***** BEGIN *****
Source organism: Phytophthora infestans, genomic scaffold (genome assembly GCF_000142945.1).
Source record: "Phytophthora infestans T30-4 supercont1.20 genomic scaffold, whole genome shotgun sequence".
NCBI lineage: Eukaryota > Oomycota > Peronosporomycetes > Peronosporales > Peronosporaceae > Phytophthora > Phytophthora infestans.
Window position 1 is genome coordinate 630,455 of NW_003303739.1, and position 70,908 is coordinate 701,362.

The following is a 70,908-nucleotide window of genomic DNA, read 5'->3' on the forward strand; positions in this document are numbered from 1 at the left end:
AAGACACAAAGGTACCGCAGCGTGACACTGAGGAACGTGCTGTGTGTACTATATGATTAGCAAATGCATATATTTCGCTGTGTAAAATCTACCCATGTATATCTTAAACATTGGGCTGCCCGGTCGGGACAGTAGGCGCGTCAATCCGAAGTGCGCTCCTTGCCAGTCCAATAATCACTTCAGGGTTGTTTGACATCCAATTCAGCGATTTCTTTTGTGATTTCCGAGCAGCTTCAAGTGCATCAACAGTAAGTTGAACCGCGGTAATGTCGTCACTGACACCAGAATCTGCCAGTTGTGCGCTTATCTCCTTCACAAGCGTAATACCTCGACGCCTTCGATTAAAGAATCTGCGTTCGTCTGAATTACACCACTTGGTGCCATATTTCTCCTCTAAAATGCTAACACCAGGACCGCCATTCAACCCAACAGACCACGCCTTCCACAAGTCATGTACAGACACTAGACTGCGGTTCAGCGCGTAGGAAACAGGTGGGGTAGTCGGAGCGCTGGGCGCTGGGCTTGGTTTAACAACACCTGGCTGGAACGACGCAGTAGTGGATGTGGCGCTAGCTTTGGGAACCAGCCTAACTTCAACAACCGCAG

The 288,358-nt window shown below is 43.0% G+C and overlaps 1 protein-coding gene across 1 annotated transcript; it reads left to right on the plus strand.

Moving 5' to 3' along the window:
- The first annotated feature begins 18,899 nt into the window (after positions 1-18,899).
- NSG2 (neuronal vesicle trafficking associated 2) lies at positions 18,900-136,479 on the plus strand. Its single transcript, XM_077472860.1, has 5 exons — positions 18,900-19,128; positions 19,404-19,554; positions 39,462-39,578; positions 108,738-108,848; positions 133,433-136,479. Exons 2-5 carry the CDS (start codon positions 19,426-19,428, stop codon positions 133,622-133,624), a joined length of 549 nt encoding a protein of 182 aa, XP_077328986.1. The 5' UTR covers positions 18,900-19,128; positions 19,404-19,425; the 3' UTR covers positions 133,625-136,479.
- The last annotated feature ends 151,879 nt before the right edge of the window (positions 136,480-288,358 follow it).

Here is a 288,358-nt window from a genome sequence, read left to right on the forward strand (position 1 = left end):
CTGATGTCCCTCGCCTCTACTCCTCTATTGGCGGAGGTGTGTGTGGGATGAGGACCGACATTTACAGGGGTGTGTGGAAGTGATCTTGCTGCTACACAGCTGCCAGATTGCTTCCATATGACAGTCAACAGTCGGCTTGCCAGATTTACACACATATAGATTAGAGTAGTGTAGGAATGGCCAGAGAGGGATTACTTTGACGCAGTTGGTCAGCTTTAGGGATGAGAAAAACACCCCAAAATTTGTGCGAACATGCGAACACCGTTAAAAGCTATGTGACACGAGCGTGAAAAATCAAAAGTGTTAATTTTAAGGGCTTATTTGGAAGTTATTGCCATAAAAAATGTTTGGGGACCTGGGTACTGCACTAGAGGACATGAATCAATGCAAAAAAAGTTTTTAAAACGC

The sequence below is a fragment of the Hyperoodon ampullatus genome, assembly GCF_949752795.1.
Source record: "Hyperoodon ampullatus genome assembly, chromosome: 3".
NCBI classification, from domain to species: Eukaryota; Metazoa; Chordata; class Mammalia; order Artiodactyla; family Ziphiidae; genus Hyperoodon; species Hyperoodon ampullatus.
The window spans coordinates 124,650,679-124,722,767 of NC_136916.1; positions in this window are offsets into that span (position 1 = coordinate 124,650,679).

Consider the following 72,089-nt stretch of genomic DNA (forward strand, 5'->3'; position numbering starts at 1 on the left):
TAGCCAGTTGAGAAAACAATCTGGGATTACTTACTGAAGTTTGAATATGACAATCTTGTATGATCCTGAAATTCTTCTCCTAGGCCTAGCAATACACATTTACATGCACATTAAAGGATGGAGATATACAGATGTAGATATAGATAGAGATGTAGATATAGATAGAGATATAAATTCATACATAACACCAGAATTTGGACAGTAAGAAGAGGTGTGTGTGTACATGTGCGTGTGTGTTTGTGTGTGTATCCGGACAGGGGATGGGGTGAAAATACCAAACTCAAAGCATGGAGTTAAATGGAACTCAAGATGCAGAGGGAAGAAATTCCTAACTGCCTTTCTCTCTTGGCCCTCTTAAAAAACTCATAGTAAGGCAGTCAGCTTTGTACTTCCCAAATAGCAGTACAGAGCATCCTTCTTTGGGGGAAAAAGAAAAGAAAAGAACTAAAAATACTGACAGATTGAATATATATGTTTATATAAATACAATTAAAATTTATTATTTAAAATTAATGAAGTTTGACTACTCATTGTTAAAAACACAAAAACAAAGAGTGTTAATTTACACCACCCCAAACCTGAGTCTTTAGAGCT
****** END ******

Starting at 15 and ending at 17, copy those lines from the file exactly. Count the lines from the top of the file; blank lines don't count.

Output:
Source record: "Hyperoodon ampullatus genome assembly, chromosome: 3".
NCBI classification, from domain to species: Eukaryota; Metazoa; Chordata; class Mammalia; order Artiodactyla; family Ziphiidae; genus Hyperoodon; species Hyperoodon ampullatus.
The window spans coordinates 124,650,679-124,722,767 of NC_136916.1; positions in this window are offsets into that span (position 1 = coordinate 124,650,679).